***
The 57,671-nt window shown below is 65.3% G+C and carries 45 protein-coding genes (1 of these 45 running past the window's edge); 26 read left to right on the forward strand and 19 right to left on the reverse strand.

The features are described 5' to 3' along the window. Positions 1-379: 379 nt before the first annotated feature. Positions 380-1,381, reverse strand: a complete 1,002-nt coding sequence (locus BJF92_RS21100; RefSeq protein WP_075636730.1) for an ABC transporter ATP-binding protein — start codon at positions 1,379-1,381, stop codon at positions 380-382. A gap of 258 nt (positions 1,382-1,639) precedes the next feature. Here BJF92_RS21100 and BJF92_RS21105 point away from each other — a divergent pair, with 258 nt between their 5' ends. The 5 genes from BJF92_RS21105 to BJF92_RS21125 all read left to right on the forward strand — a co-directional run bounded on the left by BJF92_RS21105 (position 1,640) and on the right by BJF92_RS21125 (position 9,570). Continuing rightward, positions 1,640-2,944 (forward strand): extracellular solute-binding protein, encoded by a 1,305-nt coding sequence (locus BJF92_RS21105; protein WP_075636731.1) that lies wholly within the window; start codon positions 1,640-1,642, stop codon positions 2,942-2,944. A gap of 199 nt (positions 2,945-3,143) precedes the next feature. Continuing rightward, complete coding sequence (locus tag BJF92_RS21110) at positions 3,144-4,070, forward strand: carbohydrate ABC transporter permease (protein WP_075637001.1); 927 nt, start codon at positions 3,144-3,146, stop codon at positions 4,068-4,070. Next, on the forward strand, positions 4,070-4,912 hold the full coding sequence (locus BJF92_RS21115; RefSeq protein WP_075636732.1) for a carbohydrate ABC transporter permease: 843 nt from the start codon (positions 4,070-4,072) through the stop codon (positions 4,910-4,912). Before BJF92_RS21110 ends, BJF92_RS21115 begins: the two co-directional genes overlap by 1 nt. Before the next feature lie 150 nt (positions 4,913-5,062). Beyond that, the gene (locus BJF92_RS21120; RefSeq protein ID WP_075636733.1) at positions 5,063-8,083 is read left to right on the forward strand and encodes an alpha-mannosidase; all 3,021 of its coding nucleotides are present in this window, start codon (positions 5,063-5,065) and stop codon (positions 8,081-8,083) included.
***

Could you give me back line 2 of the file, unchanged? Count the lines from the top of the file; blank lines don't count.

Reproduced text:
The features are described 5' to 3' along the window. Positions 1-379: 379 nt before the first annotated feature. Positions 380-1,381, reverse strand: a complete 1,002-nt coding sequence (locus BJF92_RS21100; RefSeq protein WP_075636730.1) for an ABC transporter ATP-binding protein — start codon at positions 1,379-1,381, stop codon at positions 380-382. A gap of 258 nt (positions 1,382-1,639) precedes the next feature. Here BJF92_RS21100 and BJF92_RS21105 point away from each other — a divergent pair, with 258 nt between their 5' ends. The 5 genes from BJF92_RS21105 to BJF92_RS21125 all read left to right on the forward strand — a co-directional run bounded on the left by BJF92_RS21105 (position 1,640) and on the right by BJF92_RS21125 (position 9,570). Continuing rightward, positions 1,640-2,944 (forward strand): extracellular solute-binding protein, encoded by a 1,305-nt coding sequence (locus BJF92_RS21105; protein WP_075636731.1) that lies wholly within the window; start codon positions 1,640-1,642, stop codon positions 2,942-2,944. A gap of 199 nt (positions 2,945-3,143) precedes the next feature. Continuing rightward, complete coding sequence (locus tag BJF92_RS21110) at positions 3,144-4,070, forward strand: carbohydrate ABC transporter permease (protein WP_075637001.1); 927 nt, start codon at positions 3,144-3,146, stop codon at positions 4,068-4,070. Next, on the forward strand, positions 4,070-4,912 hold the full coding sequence (locus BJF92_RS21115; RefSeq protein WP_075636732.1) for a carbohydrate ABC transporter permease: 843 nt from the start codon (positions 4,070-4,072) through the stop codon (positions 4,910-4,912). Before BJF92_RS21110 ends, BJF92_RS21115 begins: the two co-directional genes overlap by 1 nt. Before the next feature lie 150 nt (positions 4,913-5,062). Beyond that, the gene (locus BJF92_RS21120; RefSeq protein ID WP_075636733.1) at positions 5,063-8,083 is read left to right on the forward strand and encodes an alpha-mannosidase; all 3,021 of its coding nucleotides are present in this window, start codon (positions 5,063-5,065) and stop codon (positions 8,081-8,083) included.